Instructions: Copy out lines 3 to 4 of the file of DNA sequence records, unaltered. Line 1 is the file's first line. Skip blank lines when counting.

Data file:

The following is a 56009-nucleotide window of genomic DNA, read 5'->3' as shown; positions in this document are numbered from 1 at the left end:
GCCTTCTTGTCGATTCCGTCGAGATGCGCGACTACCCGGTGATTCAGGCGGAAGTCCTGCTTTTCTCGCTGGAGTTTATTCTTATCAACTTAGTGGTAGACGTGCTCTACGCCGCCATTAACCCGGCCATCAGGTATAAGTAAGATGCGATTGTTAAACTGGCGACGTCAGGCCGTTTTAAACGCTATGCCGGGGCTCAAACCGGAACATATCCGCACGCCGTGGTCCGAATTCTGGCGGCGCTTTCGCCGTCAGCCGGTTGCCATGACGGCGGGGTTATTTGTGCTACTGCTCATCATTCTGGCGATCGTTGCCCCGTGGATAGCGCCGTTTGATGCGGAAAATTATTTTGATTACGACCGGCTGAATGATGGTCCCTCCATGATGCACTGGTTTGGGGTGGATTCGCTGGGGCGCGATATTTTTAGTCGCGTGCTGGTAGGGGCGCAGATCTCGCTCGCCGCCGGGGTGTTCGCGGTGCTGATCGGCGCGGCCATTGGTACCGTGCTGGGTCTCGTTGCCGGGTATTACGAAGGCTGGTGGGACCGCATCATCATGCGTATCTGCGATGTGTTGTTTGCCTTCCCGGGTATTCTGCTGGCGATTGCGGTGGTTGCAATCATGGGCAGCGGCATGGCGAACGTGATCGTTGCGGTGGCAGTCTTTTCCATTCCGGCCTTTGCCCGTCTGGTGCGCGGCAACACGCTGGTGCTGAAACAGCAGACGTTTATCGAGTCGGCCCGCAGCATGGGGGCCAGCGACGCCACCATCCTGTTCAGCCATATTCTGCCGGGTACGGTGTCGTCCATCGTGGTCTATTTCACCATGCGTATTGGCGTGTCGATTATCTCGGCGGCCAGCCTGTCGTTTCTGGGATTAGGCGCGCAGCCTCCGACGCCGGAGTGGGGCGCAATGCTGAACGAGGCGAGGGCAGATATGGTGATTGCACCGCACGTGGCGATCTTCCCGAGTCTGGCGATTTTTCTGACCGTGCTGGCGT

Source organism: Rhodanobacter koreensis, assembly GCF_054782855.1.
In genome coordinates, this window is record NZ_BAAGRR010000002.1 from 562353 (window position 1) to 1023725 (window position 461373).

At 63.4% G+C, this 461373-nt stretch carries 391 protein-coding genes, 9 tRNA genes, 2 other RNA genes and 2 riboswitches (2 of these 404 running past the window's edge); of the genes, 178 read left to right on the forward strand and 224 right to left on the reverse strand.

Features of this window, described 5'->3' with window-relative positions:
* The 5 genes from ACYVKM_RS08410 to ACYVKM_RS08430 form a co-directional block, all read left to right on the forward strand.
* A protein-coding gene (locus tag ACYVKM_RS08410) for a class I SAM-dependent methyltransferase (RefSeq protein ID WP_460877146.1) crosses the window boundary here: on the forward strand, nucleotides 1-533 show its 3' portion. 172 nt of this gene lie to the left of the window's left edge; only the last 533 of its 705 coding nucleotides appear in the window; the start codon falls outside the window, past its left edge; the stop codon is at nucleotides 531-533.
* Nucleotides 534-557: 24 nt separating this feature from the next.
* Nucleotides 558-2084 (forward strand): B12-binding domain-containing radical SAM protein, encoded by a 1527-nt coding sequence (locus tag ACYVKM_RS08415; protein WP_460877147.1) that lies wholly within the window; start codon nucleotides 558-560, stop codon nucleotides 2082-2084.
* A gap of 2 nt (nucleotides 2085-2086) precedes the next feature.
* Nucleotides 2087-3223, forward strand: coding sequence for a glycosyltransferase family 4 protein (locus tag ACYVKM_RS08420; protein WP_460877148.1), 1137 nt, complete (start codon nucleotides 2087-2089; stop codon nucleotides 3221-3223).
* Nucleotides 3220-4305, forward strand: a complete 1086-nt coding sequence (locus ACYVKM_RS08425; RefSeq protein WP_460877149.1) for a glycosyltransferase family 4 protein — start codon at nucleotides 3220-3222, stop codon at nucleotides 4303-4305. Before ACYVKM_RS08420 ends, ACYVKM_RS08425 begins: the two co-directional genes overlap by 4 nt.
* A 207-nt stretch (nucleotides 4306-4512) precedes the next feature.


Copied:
Source organism: Rhodanobacter koreensis, assembly GCF_054782855.1.
In genome coordinates, this window is record NZ_BAAGRR010000002.1 from 562353 (window position 1) to 1023725 (window position 461373).